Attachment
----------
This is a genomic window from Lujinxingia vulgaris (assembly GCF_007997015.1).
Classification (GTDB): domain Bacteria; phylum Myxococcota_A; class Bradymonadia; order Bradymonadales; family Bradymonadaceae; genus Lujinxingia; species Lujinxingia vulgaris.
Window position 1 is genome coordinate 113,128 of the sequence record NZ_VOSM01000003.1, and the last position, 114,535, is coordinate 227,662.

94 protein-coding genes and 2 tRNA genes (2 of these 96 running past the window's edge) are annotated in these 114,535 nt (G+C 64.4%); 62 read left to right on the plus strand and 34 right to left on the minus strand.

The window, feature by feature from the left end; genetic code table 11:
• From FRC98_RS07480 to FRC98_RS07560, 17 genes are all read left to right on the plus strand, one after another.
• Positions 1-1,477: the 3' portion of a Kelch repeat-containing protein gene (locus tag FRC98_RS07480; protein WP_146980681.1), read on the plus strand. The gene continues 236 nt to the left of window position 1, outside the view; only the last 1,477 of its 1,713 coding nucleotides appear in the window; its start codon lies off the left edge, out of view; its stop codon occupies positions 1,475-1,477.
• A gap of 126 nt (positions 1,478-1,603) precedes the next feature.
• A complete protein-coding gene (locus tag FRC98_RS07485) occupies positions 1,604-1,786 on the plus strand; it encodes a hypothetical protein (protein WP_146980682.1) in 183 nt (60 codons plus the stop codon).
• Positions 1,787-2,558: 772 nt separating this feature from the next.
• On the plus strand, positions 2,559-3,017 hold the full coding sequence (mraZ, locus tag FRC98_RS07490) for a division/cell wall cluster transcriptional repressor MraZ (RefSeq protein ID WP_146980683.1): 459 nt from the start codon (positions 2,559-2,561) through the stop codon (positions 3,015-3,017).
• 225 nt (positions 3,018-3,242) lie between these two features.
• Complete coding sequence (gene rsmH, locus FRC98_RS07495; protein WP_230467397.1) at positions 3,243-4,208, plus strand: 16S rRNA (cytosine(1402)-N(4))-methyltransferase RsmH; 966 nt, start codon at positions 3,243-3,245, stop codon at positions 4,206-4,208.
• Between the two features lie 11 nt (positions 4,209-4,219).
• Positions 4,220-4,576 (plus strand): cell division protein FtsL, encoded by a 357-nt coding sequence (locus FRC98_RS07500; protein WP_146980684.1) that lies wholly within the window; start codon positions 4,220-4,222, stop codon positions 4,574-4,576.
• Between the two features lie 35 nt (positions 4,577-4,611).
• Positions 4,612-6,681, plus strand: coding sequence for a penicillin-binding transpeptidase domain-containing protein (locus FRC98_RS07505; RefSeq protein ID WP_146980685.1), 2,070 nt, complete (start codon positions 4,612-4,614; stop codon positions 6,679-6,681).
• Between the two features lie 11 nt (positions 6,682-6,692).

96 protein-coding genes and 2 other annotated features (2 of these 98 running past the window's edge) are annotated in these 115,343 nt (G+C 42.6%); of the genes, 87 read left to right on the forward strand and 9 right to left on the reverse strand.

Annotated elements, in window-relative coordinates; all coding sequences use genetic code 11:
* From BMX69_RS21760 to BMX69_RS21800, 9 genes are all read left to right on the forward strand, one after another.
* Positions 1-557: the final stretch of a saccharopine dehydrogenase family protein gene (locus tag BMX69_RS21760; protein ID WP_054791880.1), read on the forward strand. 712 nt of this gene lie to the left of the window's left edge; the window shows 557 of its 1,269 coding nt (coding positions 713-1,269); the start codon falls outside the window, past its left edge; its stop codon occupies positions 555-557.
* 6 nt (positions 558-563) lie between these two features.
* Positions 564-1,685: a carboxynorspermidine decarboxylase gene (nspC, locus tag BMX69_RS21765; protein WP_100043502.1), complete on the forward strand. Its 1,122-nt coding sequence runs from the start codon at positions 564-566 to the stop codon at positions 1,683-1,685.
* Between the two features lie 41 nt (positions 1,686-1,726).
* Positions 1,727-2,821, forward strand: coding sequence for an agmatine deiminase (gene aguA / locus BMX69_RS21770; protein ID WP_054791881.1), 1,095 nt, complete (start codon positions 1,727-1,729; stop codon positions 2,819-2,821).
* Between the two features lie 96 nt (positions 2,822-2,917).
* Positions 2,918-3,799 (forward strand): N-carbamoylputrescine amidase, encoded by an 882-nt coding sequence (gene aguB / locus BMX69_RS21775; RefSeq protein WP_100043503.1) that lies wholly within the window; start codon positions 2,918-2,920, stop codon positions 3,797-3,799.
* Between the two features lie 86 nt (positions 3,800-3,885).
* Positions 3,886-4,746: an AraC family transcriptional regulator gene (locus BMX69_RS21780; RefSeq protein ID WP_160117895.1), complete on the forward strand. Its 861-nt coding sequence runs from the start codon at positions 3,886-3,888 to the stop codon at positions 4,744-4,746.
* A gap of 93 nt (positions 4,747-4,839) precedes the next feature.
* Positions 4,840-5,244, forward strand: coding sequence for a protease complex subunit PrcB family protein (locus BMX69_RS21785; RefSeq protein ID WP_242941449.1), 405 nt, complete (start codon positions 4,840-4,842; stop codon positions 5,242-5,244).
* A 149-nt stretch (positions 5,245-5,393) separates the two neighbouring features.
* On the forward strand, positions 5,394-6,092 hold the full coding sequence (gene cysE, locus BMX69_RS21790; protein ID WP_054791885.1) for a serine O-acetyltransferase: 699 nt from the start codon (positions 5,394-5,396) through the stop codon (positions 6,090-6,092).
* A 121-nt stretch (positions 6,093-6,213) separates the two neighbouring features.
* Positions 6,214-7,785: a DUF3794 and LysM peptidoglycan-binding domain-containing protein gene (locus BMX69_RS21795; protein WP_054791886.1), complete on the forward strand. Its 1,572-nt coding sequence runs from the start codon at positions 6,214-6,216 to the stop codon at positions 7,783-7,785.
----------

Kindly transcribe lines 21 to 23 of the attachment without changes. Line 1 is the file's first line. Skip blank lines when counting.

* From BMX69_RS21760 to BMX69_RS21800, 9 genes are all read left to right on the forward strand, one after another.
* Positions 1-557: the final stretch of a saccharopine dehydrogenase family protein gene (locus tag BMX69_RS21760; protein ID WP_054791880.1), read on the forward strand. 712 nt of this gene lie to the left of the window's left edge; the window shows 557 of its 1,269 coding nt (coding positions 713-1,269); the start codon falls outside the window, past its left edge; its stop codon occupies positions 555-557.
* 6 nt (positions 558-563) lie between these two features.